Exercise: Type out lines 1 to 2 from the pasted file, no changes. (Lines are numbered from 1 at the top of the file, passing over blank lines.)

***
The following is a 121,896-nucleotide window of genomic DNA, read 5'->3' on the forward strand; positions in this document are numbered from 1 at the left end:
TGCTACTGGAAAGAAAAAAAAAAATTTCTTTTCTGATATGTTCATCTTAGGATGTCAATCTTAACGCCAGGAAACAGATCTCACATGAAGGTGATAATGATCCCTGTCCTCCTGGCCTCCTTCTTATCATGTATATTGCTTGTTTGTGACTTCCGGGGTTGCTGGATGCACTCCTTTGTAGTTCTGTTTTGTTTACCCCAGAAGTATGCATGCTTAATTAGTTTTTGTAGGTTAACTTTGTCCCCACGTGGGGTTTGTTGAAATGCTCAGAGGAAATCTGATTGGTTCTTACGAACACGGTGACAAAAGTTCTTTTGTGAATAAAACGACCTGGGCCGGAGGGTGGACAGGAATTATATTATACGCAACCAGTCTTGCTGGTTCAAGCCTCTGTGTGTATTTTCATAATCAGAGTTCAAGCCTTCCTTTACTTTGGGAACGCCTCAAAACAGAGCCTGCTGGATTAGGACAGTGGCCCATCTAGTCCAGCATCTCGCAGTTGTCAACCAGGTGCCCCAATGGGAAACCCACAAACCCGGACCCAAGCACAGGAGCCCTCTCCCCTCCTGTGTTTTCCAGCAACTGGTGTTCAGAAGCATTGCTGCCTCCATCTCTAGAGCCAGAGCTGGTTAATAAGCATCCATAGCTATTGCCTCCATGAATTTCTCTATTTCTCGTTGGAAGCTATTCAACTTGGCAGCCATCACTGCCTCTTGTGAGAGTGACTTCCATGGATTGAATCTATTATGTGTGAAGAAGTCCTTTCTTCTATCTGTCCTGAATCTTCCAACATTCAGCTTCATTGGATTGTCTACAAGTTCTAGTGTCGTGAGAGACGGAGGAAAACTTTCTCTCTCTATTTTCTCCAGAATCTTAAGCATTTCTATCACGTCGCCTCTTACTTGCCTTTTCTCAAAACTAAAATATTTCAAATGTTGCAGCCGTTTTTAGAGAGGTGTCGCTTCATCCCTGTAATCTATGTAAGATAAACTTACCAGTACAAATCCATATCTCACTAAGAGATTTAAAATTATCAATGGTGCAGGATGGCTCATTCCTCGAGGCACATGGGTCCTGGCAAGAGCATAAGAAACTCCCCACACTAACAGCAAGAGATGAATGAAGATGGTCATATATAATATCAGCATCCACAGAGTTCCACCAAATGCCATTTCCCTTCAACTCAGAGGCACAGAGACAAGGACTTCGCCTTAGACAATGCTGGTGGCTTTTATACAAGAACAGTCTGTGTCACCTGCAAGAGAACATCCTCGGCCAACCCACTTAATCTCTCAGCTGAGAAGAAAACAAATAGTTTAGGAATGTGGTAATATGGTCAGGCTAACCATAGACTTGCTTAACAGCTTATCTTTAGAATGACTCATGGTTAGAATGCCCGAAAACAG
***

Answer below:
The following is a 121,896-nucleotide window of genomic DNA, read 5'->3' on the forward strand; positions in this document are numbered from 1 at the left end:
TGCTACTGGAAAGAAAAAAAAAAATTTCTTTTCTGATATGTTCATCTTAGGATGTCAATCTTAACGCCAGGAAACAGATCTCACATGAAGGTGATAATGATCCCTGTCCTCCTGGCCTCCTTCTTATCATGTATATTGCTTGTTTGTGACTTCCGGGGTTGCTGGATGCACTCCTTTGTAGTTCTGTTTTGTTTACCCCAGAAGTATGCATGCTTAATTAGTTTTTGTAGGTTAACTTTGTCCCCACGTGGGGTTTGTTGAAATGCTCAGAGGAAATCTGATTGGTTCTTACGAACACGGTGACAAAAGTTCTTTTGTGAATAAAACGACCTGGGCCGGAGGGTGGACAGGAATTATATTATACGCAACCAGTCTTGCTGGTTCAAGCCTCTGTGTGTATTTTCATAATCAGAGTTCAAGCCTTCCTTTACTTTGGGAACGCCTCAAAACAGAGCCTGCTGGATTAGGACAGTGGCCCATCTAGTCCAGCATCTCGCAGTTGTCAACCAGGTGCCCCAATGGGAAACCCACAAACCCGGACCCAAGCACAGGAGCCCTCTCCCCTCCTGTGTTTTCCAGCAACTGGTGTTCAGAAGCATTGCTGCCTCCATCTCTAGAGCCAGAGCTGGTTAATAAGCATCCATAGCTATTGCCTCCATGAATTTCTCTATTTCTCGTTGGAAGCTATTCAACTTGGCAGCCATCACTGCCTCTTGTGAGAGTGACTTCCATGGATTGAATCTATTATGTGTGAAGAAGTCCTTTCTTCTATCTGTCCTGAATCTTCCAACATTCAGCTTCATTGGATTGTCTACAAGTTCTAGTGTCGTGAGAGACGGAGGAAAACTTTCTCTCTCTATTTTCTCCAGAATCTTAAGCATTTCTATCACGTCGCCTCTTACTTGCCTTTTCTCAAAACTAAAATATTTCAAATGTTGCAGCCGTTTTTAGAGAGGTGTCGCTTCATCCCTGTAATCTATGTAAGATAAACTTACCAGTACAAATCCATATCTCACTAAGAGATTTAAAATTATCAATGGTGCAGGATGGCTCATTCCTCGAGGCACATGGGTCCTGGCAAGAGCATAAGAAACTCCCCACACTAACAGCAAGAGATGAATGAAGATGGTCATATATAATATCAGCATCCACAGAGTTCCACCAAATGCCATTTCCCTTCAACTCAGAGGCACAGAGACAAGGACTTCGCCTTAGACAATGCTGGTGGCTTTTATACAAGAACAGTCTGTGTCACCTGCAAGAGAACATCCTCGGCCAACCCACTTAATCTCTCAGCTGAGAAGAAAACAAATAGTTTAGGAATGTGGTAATATGGTCAGGCTAACCATAGACTTGCTTAACAGCTTATCTTTAGAATGACTCATGGTTAGAATGCCCGAAAACAG